035. Imperatoria ostruthium. Common masterwort.

Botanical name: 

035. Imperatoria ostruthium. 035. Imperatoria ostruthium. C. Synonyma. Imperatoria. Pharm. Edinb. J. Bauh. iii. 137. Gerard emac. 1001. Hal. Stirp. Helv. No. 805.
Imperatoria major. Bauh. Pin. 156.
Imperatoria sive Astrantia vulgaris. Park. Theat. 942.
Common Masterwort, by some erroneously Pellitory of Spain. Raii. Hist. 436.
Magistrantia. Comer. Epit. 591.
Imperatoria Ostruthium. Withering. Bot. Arrang. Lightfoot Flor. Scot.

Class Pentandria. Ord. Digynia. L. Gen. Plant. 356.
Imperatoria Ostruthium. L. Sp. Pl. 371.
Ess. Gen. Ch. Fructus subrotundus, compressus, medio gibbus, margine cinctus. Petala inflexo-marginata.
Spec. Char.

This is the only Imperatoria described by Linnaeus. The root is perennial, large, fleshy, succulent, round, tapering, rough, articulated, externally brown, internally whitish, creeping, and sends off many lateral fibres: the stalk is thick, striated, round, jointed, and rises about two feet in height: the leaves are compound, and proceed alternately from long footstalks, which supply the stalk with a sheathy covering at each articulation; the simple leaves are ovato-elliptical, pointed, irregularly serrated, and placed in treble ternaries, and the terminal leaf is commonly cut into three lobes: the general umbels are large, flat, and terminal; the partial umbel convex and unequal; there is no general involucrum; the partial involucrum consists of one or two slender leaves, nearly of the length of the radii; each flower is composed of five oval petals, which are of equal size, white, notched, and having their points bent inwards; the five filaments are tapering, white, erect, and longer than the corolla; the anthers are double; the germen is roundish, striated, truncated, above white, beneath greenish: the two styles are tapering, spreading, and a little shorter than the stamina; the stigmata are simple and obtuse. The flowers appear in May and July.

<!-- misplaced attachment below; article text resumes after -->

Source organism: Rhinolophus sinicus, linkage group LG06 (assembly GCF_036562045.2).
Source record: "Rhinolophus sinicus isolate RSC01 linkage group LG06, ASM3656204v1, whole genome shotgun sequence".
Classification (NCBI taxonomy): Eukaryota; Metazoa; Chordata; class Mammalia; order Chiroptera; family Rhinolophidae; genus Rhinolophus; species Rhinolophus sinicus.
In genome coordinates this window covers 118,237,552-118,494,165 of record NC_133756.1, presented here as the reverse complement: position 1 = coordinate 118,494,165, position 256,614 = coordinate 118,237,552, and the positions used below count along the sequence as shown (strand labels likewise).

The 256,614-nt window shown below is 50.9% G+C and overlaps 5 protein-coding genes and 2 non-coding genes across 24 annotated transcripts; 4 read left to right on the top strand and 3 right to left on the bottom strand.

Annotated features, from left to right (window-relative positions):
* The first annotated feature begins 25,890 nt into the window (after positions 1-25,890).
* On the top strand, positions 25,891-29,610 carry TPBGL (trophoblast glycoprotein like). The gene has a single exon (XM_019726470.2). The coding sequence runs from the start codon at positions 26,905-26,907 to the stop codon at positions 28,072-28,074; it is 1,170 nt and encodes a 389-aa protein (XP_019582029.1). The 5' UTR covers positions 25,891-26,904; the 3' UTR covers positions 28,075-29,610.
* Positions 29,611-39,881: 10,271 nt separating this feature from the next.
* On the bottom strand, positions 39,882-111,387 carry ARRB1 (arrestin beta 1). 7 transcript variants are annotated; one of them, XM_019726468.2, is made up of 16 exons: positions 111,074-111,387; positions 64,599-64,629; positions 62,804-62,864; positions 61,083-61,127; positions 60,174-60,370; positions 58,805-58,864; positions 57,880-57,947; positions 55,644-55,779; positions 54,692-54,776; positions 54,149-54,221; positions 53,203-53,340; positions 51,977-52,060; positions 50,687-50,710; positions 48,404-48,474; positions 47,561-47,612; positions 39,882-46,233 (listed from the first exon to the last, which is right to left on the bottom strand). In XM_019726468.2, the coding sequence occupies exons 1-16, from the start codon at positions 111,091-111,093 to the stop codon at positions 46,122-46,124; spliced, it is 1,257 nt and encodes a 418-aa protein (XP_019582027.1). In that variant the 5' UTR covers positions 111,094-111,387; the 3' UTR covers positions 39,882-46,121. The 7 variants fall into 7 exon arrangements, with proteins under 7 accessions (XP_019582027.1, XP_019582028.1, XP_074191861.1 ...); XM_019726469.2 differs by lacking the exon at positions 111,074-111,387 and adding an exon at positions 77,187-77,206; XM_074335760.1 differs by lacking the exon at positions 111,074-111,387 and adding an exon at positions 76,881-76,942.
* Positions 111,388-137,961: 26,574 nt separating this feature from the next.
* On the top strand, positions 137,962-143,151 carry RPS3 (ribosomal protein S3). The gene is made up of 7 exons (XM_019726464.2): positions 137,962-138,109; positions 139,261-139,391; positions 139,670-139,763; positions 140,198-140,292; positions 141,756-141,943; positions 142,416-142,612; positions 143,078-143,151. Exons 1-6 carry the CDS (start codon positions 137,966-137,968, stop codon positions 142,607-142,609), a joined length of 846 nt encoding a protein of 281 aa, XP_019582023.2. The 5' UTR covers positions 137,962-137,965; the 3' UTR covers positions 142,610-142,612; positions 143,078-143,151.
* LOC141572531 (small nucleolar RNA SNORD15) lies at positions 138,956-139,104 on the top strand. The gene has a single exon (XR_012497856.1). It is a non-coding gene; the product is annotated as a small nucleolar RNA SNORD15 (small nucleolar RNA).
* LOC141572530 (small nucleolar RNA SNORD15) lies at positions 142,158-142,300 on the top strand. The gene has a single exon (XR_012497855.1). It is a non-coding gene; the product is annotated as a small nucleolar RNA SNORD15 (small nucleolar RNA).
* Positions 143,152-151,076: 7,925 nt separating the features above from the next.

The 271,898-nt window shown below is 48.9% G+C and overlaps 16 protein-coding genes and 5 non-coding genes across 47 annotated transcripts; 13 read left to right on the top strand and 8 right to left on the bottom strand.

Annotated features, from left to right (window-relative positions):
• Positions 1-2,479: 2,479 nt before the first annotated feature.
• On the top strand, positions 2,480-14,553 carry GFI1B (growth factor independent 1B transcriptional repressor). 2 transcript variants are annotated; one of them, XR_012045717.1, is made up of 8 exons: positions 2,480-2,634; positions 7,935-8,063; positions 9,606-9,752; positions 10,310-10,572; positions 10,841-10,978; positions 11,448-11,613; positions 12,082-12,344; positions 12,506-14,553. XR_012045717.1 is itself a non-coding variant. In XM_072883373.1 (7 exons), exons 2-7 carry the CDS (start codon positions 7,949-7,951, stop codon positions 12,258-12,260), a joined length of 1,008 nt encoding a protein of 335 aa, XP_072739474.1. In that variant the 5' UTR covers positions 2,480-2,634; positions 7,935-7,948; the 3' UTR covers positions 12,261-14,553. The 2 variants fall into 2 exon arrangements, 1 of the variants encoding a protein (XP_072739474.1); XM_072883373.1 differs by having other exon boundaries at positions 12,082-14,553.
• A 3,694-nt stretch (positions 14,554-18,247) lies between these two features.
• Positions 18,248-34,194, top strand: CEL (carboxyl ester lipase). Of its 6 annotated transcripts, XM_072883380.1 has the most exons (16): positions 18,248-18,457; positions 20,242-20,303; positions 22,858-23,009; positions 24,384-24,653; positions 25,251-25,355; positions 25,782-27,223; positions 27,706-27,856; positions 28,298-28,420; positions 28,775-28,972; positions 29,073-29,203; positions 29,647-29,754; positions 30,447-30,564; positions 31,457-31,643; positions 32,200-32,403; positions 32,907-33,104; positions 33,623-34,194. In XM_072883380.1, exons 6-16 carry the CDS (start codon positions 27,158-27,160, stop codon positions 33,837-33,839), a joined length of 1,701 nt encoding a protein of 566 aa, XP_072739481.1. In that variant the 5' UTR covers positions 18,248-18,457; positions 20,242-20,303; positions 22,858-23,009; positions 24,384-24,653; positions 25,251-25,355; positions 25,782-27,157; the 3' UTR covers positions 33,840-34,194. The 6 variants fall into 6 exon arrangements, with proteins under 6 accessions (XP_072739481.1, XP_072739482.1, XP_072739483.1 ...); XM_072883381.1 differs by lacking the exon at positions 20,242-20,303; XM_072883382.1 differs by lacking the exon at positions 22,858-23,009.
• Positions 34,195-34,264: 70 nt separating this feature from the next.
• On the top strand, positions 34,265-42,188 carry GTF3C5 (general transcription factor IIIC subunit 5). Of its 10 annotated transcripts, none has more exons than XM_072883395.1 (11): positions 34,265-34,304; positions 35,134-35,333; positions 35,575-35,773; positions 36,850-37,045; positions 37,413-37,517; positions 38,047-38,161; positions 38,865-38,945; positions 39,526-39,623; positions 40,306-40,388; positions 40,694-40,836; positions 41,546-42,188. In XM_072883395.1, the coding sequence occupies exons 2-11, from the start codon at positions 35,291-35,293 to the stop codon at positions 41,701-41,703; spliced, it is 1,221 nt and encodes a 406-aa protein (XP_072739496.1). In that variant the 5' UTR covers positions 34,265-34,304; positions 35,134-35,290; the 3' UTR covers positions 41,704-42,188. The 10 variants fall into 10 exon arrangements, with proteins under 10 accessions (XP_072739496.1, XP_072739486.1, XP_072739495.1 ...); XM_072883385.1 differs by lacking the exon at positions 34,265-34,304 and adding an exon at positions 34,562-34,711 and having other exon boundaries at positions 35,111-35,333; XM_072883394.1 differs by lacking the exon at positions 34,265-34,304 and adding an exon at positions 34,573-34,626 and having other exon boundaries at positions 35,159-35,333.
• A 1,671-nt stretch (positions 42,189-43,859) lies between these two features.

Masterwort may be considered as a native of Scotland, Mr. Lightfoot having found it growing in several places on the banks of the Clyde. It is frequently cultivated in our gardens; but the root, which is the part directed for medical use, is greatly inferior to that produced in the South of Europe, especially in mountainous situations: hence the shops are commonly supplied with it from the Alps and Pyrenees.

This root has a fragrant smell, and a bitterish pungent taste, leaving a glowing warmth in the mouth for some time after it has been chewed. Its virtues are extracted both by watery and spirituous menstrua, but more completely by the latter.

This plant, as its name ["Imperatoria ob raras & praestantes facilitates nominata suit." Vide Bauh. Pin. f. c.] imports, was formerly thought to be of singular efficacy, and was preferred to most of the other aromatics, for its alexipharmic and sudorific powers. In some diseases [The diseases, in which it has been chiefly recommended, are Hysteria, Hydrops, Colica, Paralysis, Vermes, Febres intermittentes. It has been also used as a sialagogue.] it was employed with so much success as to be distinguished by the name of "divinum remedium." [C. Hoffman. Officin. L. 2. c. 116.] At present, however, physicians consider this root merely as an aromatic, and it is of course superseded by many of that class of a superior character. Half a dram of the root in substance, and one dram of it in infusion, is the dose directed.

Medical Botany, 1790-1794, was written by William Woodville, M. D., and illustrated by James Sowerby.